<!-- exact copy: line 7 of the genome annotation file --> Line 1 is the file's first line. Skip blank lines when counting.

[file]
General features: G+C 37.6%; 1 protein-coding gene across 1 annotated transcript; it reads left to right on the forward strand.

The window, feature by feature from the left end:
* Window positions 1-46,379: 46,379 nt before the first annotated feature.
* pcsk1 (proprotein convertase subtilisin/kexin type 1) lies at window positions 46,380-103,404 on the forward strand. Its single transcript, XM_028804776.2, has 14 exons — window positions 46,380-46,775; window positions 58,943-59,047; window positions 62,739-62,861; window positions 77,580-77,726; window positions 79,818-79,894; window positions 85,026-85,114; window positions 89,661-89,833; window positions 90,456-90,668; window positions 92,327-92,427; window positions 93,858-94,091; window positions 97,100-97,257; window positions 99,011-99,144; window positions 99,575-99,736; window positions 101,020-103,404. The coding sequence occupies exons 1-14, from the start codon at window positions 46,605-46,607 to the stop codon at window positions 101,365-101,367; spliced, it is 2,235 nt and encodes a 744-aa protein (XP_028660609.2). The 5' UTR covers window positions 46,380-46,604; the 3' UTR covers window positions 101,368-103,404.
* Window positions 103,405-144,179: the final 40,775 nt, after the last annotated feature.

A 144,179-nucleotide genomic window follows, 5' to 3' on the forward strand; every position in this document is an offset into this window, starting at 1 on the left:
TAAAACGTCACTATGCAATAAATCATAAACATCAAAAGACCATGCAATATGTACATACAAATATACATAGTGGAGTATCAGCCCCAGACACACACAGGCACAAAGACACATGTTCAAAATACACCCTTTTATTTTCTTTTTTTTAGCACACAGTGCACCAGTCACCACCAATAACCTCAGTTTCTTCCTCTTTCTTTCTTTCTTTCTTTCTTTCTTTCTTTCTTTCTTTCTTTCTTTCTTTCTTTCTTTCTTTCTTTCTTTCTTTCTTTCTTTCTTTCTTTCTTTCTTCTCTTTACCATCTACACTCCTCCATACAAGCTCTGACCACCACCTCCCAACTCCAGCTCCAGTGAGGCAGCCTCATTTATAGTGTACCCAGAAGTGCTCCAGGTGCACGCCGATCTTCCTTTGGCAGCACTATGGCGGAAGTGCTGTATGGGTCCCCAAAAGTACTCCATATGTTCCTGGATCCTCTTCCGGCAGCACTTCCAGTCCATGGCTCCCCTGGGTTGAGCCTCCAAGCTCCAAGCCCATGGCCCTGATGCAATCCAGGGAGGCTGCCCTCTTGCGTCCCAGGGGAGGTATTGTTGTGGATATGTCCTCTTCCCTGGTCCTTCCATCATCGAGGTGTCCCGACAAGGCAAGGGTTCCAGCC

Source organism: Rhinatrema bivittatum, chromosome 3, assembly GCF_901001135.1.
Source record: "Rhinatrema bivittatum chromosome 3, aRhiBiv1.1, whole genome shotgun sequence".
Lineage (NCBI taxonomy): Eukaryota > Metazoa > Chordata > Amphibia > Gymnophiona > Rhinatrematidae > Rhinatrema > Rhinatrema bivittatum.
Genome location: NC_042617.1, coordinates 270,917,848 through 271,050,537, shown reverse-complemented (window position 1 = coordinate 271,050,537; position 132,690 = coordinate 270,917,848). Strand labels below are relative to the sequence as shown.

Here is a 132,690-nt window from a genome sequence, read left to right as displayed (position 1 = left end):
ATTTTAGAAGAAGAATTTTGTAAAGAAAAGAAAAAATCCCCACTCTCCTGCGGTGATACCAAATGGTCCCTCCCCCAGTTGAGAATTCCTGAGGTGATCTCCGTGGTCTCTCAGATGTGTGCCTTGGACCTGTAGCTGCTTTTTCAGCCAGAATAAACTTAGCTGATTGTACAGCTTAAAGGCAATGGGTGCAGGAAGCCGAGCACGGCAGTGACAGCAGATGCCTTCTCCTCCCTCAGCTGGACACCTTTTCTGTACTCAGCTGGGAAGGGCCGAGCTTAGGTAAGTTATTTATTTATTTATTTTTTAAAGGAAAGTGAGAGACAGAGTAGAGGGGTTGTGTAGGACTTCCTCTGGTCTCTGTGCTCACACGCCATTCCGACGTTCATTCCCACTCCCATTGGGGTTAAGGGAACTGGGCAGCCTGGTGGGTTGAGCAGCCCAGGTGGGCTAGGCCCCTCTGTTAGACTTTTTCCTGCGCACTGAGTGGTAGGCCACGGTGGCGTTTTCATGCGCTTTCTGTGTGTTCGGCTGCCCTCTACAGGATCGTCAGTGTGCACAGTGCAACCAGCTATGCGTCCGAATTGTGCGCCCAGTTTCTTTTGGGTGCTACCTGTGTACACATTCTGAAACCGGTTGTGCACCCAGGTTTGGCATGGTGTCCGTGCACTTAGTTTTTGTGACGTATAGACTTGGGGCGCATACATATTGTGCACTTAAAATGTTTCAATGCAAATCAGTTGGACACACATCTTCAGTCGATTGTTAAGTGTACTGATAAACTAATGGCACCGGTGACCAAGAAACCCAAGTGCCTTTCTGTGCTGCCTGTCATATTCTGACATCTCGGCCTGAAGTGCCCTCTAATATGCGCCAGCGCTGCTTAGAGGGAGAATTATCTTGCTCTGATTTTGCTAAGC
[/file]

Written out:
TAAAACGTCACTATGCAATAAATCATAAACATCAAAAGACCATGCAATATGTACATACAAATATACATAGTGGAGTATCAGCCCCAGACACACACAGGCACAAAGACACATGTTCAAAATACACCCTTTTATTTTCTTTTTTTTAGCACACAGTGCACCAGTCACCACCAATAACCTCAGTTTCTTCCTCTTTCTTTCTTTCTTTCTTTCTTTCTTTCTTTCTTTCTTTCTTTCTTTCTTTCTTTCTTTCTTTCTTTCTTTCTTTCTTTCTTTCTTTCTTTCTTTCTTCTCTTTACCATCTACACTCCTCCATACAAGCTCTGACCACCACCTCCCAACTCCAGCTCCAGTGAGGCAGCCTCATTTATAGTGTACCCAGAAGTGCTCCAGGTGCACGCCGATCTTCCTTTGGCAGCACTATGGCGGAAGTGCTGTATGGGTCCCCAAAAGTACTCCATATGTTCCTGGATCCTCTTCCGGCAGCACTTCCAGTCCATGGCTCCCCTGGGTTGAGCCTCCAAGCTCCAAGCCCATGGCCCTGATGCAATCCAGGGAGGCTGCCCTCTTGCGTCCCAGGGGAGGTATTGTTGTGGATATGTCCTCTTCCCTGGTCCTTCCATCATCGAGGTGTCCCGACAAGGCAAGGGTTCCAGCC